All cells can quickly adapt to changing environmental conditions by adjusting the overall expression pattern of their genome (see, for example, Fig. 1 in VanBogelen and Neidhardt (1990) for the heat-shock response in E. coli ). There's no need for new genes here. Prokaryotic cells also adapt – though not as quickly – by gene duplications, which can actually be seen as a recombination‑dependent rudimentary form of regulation of gene expression. Riehle et al. cultivated an E. coli B strain for 2,000 generations under standard conditions (37°C ), followed for six separate lineages by another 2,000 generations under stress, at near‑nonpermissive temperature (41.5°C ). After selection, three of the six 'stressed' lineages turned out to have acquired a duplication of >24 kbp (kbp = 103 basepairs ) around and including rpoS, encoding the stationary phase-specific sigma-factor. Coinciding with the occurrence of the duplication at different time points during growth at 41.5°C, the strains gained a 20 – 65% increase in fitness when compared to their ancestors. Obviously, gene duplications are an important mechanism for adaptation but a duplicated gene is certainly not a new gene. One usually thinks of mutations in the context of adaptation, and yes, cells adapt – sometimes surprisingly fast – by 'tweaking' their genes. They allow selection to pick from the continuously arising random mutations those that increase the functionality of affected gene products or silence genes if the products are detrimental (measured as the survival rate of the mutant progeny cells; 'survival' represents the cumulated and often incremental effects of favorable and detrimental mutations ). Finally, cells adapt by the acquisition of new genes via HGT (see above ) or by making novel genes from scratch (see further below ).
Genome size and genome compactness are, in general, not so much an issue in Eukaryotes. But one reason why Prokaryotes rely heavily on HGT for the acquisition of new genes is their compact genome structure, which is apparently under strong selective pressure (size not so much as we know one-chromosome genomes of free-living bacteria ranging in size from ~1.5 Mbp to >10 Mbp; Mbp = 106 basepairs ). The genome of Schizosaccharomyces pombe (Ascomycota ), for example, has a size of 12.5 Mbp and encodes ~4,900 genes. In comparison, roughly the same number of genes (~4.400 ) are encoded by the approximately 3-fold smaller genome of E. coli K-12 (4.6 Mbp ). Since the proteins of S. pombe and E. coli do not differ significantly in their size distribution, the non-coding 'intergenic regions' must be and are in fact shorter in the E. coli genome. 1,155 intergenic regions are really short with lengths of <50 bp, 1,889 range in length between 50 and 300 bp, just 478 are 300 – 900 bp long, and there are only 33 intergenic regions >900 bp (note that the numbers of intergenic regions do not add-up to the number of genes because ~30% of the ORFs overlap each other, a hallmark of compact genomes ). I mention these numbers only to emphasize that in the compact E. coli genome the 'open space', that is, non-functional DNA, that could serve as 'playground' for making genes from scratch is fairly limited. And even more limited if one takes into account that most intergenic regions are all but 'non-functional' as they accommodate transcription signals (promoters, terminators, transcription factor binding-sites ) or genes for a plethora of sRNAs that have come into focus only more recently. Thus Prokaryotes are – unlike Eukaryotes, see the previous post – very limited in evolving novel genes by accumulating mutational changes in intergenic regions. HGT by phages, on the other hand, allows the cells to aquire new genes 'en bloc' to adapt to changing environmental conditions.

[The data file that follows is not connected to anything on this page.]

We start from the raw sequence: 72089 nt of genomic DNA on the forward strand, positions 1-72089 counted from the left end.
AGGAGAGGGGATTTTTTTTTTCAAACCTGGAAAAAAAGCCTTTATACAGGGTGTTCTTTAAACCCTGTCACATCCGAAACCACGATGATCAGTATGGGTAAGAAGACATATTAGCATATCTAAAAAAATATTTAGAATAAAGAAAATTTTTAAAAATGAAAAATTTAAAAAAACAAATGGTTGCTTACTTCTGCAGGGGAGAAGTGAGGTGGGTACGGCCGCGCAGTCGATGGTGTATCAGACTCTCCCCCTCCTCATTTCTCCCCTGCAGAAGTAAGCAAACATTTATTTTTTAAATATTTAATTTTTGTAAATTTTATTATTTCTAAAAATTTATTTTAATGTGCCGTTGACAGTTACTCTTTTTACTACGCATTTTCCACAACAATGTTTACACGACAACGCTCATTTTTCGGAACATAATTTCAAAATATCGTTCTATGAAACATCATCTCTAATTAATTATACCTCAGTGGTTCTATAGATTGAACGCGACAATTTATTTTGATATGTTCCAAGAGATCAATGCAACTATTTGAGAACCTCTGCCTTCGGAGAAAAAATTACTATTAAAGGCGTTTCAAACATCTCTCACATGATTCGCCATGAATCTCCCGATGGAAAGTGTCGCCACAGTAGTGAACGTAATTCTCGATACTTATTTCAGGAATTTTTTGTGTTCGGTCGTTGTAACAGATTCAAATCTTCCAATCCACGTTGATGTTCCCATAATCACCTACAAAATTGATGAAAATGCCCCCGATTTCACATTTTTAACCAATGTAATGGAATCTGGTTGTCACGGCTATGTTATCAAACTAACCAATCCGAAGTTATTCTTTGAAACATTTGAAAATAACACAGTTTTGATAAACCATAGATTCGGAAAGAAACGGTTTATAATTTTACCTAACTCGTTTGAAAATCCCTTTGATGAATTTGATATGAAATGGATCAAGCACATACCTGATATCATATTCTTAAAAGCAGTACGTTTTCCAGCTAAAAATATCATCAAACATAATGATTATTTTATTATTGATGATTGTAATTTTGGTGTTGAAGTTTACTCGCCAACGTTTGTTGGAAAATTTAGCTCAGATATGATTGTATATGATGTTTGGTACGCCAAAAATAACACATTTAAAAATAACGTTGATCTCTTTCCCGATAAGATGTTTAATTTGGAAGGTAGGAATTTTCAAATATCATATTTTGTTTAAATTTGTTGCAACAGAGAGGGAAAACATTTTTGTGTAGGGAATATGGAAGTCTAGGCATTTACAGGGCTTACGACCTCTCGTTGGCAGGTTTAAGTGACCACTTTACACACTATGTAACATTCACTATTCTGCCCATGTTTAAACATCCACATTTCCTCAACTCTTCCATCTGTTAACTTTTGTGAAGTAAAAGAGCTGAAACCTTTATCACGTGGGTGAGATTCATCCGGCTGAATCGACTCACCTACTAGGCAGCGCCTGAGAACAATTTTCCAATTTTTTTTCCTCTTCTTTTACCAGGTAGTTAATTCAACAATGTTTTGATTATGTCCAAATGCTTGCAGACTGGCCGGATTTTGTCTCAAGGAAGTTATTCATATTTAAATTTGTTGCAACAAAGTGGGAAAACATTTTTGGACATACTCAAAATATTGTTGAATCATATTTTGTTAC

An analogy pops up that is, although anthropomorphizing, too tempting to put aside. When you work hard on your old iPad 1 (with its very limited memory space of 16 GB, you know it! ) to develop a program in R, for example, you probably find it way more appealing to download an already existent code snippet 'from the cloud' rather than coding that part yourself from scratch, including all these unnerving bug-fixing efforts. Clearly less appealing is the perspective, however, that whenever you download snippets from the web you're inevitably exposed to viruses... But one intricate way how bacteria eventually turn phage genes into own new genes will be explored in the final sequel of this »making genes from scratch« series.
Frontpage picture by Buddhini Samarasinghe, from her blog jargonwall.
Christoph Weigel is lecturer at the Life Science Engineering faculty of HTW, Berlin’s University for Applied Sciences and an Associate Blogger for STC